Thanks for your comprehensive reply!
In my situation to be able to delete records is not an issue.
And yes, I know deleting records is beeing considered as bad practice.
A user threatning to run away because he felt the developers were restricting
him from something which was common practice in the old 1.2 version,
alarmed me however.
So I tried to scale down and to put demands into perspective.
Discussions like this can easily become overheated.
I wanted to prevent it from getting real fire.
In my opinion LSMB is a great project!
Before I started using LSMB -1.1 it was I think- I did some research and found out
that there weren't many true Open Source full-fledged accounting programs:
Client/Server, Multi-user, SQL-based.
SQL-Ledger came close, but documentation was not free.
Thank you for forking it!
You made LSMB 100% free software.
And during the past years LSMB has become more and more mature.
Great work has been done. Thank you all!
I hope this discussion will lead into a satisfactory solution for all users.
On 2016-05-23 03:14, Chris Travers wrote:
> On Sun, May 22, 2016 at 3:26 PM, Marjanw <..hidden.. <mailto:..hidden..>> wrote:
> Hi Erik,
> On 2016-05-20 22:55, Erik Huelsmann wrote:
> > Hi Marjan,
> > On Fri, May 20, 2016 at 5:02 PM, Marjanw <..hidden.. <mailto:..hidden..> <mailto:..hidden..
> <mailto:..hidden..>>> wrote:
> > Hi all,
> > I think this discussion demonstrates there are different types of users.
> > We simply have to admit that!
> > Absolutely! I'm the last one to deny so. However, there are some things that can't be left to the
> > user as a choice: if people want to use their browsers with unsafe encryption, Google and Firefox
> > now won't let them anymore. The same applies to GPG which will soon be removing (or maybe has
> > already removed) support for known-insecure algorithms. Shooting oneself in the foot that way isn't
> > supported any more.
> Comparing a different practices to insecure algorithms is inappropriate.
> Nobody wants insecure encryption. (Well goverments do actually.)
> Different workflows may be necessary however to accommodate our users.
> First, I agree with your contrast. Of course the algorithms (and the security of those) have to
> come first. Then we have to figure out the appropriate workflows. The problems here are actually
> all algorithm issues. So "delete" or "edit" is the wrong approach. That doesn't mean we cannot
> support the same workflows though (i.e. same approach for data entry). The question is, "How
> important is it that the transaction REALLY IS edited in place?" If the workflow is what is
> important, then the answer to that question is "not so much" and the workflows can be supported.
> As for the algorithm issues, here is the basic issue: we have an accounting program. We expect it
> to output correct numbers, at least to an extent accountants agree is accepted. This means we have
> some limitations. In particular we have to avoid putting ourselves in a position where we cannot
> give such answers because no answer is accepted.
> One thing to understand here is that in some areas there is some disagreement over acceptable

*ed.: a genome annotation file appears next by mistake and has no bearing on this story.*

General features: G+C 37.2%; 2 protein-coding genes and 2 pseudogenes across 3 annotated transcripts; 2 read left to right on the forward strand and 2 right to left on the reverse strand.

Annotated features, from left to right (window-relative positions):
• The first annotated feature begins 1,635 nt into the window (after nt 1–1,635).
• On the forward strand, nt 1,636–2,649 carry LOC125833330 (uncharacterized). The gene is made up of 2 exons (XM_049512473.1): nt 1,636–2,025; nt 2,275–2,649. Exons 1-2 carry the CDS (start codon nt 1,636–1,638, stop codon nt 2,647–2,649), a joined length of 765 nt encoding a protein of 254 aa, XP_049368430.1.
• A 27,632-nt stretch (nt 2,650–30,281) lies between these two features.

> practices (this is particularly true as we try to meet the needs of businesses around the world) but
> if we stray outside of acceptable practices (according to the profession) we can run into accounting
> questions which have no accepted answers by accountants. Overwriting and deleting transactions are
> practices which raise a bunch of these questions. If you can't get acceptable answers from our
> software, you have to work it out separately, and the chance of making mistakes goes way up. If
> there is sufficient interest, I will go into these on your other thread.
> So this is one case where it is really highly advisable that we don't offer this choice as such.
> However that doesn't mean we cannot offer equivalent workflows. If possible I would like to focus
> the discussion on how to meet workflow needs rather than what people want to happen behind the scenes.
> Not all of us are working for big multi-national companies.
> I don't know if there have ever been done an inquiry about usage of LSMB.
> If not it might be a good idea to organize such an inquiry.
> I agree. That's one reason why we allow separation of duties to be disabled.
> I guess LSMB is very often used for small firms.
> In my personal case I don't need GAAP at all.
> In Belgium if your revenues are less than 500.000 Euro it isn't even required
> to use a double accounting system!
> So demands may vary a lot.
> Agreed with the variation. That's one reason why we try to make LSMB customizeable. This is
> particularly important when there are regulatory compliance or tax reporting needs (one of the
> reasons Peeter is asking for edit capabilities -- again we can probably find a solution that works
> well for everyone).
> > My point: The functionalities we offer should be in line with the requirements that our users have
> > *as well as* the requirements that our users *should* have (e.g. universal legal and auditing
> > requirements). Our users are very often not accounting professionals and like the encryption
> > software users (who 99% will not be algorithm savvy), I think it's our role to help them not to
> > shoot themselves in the foot.
> > Open Source software is all about freedom.
> > True. It's about the freedom to own your own software and modify it to suit your needs. The